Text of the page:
In short, defeat in Parliament would allow the Prime Minister to escape her political fix by transferring it to the Brexiteers on the Tory benches. Their choice would then be between acting on their outrage, by turning on the Prime Minister, forcing a leadership election, and risking a general election with the possibility of seeing Jeremy Corbyn come to power – an outcome that would not only horrify them on many grounds but would ensure that Britain stayed in a customs union; or knuckling down and accepting the fait accompli.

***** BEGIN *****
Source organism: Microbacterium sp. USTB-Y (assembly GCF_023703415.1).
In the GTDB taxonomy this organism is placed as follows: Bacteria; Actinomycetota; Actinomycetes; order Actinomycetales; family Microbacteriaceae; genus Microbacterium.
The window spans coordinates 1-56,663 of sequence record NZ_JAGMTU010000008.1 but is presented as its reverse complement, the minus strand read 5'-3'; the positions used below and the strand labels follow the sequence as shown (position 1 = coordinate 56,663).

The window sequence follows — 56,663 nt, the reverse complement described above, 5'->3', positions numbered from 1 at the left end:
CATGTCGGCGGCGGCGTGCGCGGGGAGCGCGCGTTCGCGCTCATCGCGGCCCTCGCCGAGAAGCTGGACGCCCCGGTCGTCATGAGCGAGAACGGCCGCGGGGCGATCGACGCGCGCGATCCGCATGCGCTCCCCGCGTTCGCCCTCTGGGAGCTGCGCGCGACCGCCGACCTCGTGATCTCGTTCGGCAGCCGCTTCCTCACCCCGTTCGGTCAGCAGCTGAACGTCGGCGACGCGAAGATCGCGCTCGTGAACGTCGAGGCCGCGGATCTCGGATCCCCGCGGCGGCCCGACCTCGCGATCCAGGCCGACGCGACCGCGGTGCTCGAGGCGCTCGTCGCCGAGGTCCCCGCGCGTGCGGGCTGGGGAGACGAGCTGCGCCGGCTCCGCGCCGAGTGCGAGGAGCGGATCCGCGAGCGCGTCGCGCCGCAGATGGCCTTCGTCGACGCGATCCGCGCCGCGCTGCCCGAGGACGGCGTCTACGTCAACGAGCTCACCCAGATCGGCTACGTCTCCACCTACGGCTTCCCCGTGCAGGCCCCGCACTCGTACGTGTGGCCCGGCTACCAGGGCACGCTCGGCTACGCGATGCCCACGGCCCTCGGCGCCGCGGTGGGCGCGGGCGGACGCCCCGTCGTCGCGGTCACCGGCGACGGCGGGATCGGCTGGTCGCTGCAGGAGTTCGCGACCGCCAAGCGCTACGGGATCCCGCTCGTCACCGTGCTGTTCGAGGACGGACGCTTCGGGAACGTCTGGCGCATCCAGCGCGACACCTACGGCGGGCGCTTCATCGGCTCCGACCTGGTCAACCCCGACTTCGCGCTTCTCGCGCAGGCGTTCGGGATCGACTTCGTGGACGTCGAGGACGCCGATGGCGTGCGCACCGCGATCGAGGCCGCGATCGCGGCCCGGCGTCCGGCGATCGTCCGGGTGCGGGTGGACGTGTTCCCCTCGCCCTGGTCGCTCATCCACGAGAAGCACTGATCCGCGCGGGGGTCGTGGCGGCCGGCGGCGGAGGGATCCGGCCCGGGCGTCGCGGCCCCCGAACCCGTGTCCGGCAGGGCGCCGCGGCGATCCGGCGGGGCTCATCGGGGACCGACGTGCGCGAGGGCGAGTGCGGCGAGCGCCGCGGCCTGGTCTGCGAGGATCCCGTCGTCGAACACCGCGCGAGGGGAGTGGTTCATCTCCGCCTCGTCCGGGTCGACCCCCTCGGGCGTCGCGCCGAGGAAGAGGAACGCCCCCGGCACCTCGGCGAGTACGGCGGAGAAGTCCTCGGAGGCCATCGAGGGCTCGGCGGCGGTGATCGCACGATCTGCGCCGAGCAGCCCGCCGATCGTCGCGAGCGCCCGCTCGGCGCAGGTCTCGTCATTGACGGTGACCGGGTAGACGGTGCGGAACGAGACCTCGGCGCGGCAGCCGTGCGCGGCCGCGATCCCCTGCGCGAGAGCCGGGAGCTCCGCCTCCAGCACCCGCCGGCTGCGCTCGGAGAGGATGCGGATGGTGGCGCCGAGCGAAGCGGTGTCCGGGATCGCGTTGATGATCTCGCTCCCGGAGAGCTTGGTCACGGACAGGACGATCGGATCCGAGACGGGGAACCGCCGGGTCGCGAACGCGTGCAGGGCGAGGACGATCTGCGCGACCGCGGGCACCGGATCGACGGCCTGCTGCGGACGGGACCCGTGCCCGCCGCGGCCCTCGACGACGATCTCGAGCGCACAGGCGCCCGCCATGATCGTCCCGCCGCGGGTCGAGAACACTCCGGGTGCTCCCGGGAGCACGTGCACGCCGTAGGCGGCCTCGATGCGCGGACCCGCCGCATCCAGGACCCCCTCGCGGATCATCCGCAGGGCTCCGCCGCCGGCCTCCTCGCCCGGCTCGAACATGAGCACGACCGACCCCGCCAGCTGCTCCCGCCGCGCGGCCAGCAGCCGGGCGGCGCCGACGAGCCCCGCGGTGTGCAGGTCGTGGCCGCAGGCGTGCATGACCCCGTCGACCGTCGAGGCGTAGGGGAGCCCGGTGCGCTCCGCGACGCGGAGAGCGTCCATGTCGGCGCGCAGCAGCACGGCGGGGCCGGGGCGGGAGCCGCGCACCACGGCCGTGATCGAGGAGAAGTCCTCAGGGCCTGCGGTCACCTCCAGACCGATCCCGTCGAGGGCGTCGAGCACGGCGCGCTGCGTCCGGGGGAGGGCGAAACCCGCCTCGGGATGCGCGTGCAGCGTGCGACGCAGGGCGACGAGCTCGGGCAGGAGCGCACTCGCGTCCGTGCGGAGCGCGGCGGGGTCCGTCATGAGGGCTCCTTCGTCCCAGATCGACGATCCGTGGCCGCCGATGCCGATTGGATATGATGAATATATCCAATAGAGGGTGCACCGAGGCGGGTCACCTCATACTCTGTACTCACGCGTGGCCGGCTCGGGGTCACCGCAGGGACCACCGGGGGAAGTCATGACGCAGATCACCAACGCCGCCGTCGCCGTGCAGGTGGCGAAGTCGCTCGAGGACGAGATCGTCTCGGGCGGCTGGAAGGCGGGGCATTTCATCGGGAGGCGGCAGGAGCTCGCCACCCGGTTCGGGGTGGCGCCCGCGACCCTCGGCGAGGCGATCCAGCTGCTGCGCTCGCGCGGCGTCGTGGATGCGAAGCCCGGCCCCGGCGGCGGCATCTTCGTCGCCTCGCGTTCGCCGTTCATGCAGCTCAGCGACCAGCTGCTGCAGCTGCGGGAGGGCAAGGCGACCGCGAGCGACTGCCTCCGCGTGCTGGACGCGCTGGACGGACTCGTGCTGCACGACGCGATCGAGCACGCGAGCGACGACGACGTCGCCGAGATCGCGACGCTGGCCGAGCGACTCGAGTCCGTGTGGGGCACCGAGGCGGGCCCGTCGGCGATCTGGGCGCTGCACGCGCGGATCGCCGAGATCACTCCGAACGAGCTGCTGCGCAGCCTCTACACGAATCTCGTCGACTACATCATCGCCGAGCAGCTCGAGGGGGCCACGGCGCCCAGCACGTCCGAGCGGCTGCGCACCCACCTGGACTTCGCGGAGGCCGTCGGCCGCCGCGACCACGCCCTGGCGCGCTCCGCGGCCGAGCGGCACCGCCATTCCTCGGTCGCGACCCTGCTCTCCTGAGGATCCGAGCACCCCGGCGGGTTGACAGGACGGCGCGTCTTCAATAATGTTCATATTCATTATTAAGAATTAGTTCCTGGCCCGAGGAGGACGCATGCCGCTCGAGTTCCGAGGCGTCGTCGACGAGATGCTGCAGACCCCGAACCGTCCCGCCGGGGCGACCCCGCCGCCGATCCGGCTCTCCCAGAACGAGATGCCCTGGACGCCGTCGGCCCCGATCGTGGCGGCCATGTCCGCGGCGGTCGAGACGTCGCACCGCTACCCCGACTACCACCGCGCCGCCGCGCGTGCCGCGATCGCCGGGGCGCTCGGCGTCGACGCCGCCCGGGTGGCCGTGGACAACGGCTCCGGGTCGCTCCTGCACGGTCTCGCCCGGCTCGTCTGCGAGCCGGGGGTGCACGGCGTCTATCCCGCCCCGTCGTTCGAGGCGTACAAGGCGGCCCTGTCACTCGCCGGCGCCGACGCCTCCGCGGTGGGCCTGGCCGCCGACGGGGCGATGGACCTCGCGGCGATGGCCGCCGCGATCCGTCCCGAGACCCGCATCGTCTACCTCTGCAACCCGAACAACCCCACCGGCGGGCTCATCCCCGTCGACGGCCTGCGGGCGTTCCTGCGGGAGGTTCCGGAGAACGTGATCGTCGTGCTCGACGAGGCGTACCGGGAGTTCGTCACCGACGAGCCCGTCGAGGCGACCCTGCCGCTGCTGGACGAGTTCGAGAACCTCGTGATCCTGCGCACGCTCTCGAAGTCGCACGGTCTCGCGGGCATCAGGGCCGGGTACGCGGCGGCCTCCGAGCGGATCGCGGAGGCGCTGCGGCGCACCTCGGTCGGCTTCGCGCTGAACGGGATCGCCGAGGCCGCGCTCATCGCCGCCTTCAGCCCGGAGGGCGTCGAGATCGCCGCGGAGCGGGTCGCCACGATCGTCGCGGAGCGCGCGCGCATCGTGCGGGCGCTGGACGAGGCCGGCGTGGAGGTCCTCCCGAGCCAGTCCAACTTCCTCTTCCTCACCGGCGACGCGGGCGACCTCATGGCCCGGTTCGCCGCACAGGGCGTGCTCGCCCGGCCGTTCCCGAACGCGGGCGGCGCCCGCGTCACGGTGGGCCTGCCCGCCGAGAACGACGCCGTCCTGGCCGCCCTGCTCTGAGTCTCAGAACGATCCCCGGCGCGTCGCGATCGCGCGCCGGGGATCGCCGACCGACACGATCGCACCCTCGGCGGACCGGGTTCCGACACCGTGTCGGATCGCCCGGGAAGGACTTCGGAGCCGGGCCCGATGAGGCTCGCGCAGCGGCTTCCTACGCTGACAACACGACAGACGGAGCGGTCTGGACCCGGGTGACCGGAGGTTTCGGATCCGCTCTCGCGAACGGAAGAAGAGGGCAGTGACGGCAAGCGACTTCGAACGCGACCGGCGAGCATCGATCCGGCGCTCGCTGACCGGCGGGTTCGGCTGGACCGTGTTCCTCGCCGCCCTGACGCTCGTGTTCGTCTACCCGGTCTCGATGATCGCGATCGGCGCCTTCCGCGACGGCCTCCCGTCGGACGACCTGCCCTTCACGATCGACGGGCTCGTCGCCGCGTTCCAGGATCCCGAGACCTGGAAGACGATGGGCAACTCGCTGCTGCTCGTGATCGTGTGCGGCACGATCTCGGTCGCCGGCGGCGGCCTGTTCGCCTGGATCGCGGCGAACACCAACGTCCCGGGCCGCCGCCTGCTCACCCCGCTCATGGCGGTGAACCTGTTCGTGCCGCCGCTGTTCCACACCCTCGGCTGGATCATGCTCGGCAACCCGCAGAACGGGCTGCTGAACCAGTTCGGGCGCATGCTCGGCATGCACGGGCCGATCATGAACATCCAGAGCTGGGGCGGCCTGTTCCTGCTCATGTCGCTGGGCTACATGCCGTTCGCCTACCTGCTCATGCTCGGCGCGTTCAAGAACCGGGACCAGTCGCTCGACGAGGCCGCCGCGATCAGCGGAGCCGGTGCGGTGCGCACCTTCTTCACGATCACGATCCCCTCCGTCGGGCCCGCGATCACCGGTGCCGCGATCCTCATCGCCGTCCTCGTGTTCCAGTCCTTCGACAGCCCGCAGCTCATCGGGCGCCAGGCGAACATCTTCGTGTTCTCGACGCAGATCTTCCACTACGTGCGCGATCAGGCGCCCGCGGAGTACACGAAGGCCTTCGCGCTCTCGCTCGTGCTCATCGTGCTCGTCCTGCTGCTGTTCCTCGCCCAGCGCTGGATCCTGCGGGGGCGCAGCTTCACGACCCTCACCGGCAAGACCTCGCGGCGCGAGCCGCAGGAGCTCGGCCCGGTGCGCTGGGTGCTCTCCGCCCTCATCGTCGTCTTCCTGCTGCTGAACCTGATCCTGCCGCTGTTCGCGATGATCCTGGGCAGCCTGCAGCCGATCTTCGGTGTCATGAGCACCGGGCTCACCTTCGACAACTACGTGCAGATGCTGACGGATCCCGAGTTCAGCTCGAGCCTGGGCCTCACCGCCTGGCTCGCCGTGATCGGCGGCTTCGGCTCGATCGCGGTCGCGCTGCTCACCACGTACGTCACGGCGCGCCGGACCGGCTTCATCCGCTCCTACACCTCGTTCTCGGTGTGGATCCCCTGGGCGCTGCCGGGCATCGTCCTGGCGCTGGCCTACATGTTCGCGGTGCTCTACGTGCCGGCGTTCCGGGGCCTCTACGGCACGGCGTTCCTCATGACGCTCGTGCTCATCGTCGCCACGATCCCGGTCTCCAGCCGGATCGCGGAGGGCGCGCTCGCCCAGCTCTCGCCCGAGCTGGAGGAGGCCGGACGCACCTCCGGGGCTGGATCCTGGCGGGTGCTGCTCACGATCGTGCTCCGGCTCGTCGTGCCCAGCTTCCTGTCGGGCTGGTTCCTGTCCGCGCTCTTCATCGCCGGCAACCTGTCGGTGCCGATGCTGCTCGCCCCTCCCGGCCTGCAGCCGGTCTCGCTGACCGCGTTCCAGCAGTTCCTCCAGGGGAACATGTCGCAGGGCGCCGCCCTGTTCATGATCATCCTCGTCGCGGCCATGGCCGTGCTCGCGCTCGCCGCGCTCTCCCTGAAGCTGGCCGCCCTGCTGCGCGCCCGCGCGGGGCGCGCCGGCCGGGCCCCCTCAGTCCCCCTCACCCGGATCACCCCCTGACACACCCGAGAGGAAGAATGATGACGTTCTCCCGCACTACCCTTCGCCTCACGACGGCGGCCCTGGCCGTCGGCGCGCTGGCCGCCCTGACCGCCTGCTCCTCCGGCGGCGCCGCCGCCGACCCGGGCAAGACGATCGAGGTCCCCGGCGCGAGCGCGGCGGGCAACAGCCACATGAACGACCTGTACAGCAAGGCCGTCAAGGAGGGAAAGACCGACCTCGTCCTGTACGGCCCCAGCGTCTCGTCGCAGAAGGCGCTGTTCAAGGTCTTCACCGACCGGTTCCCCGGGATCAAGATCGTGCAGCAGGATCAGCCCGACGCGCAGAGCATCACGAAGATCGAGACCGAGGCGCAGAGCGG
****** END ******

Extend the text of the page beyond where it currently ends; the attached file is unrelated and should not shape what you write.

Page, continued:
But we are not there yet and may not ever get there because the Prime Minister may not end up being defeated by Parliament. In that event, what is the best policy? Should Britain stay in some form of customs union or not? Do you think being outside a customs union is a threat to the Good Friday Agreement or not? Do you think British prosperity will be promoted more by being inside a customs union or outside one? And if we do end up being in a customs union, would that constitute a betrayal of the referendum result, or not?

Let us know your views.

Image Getty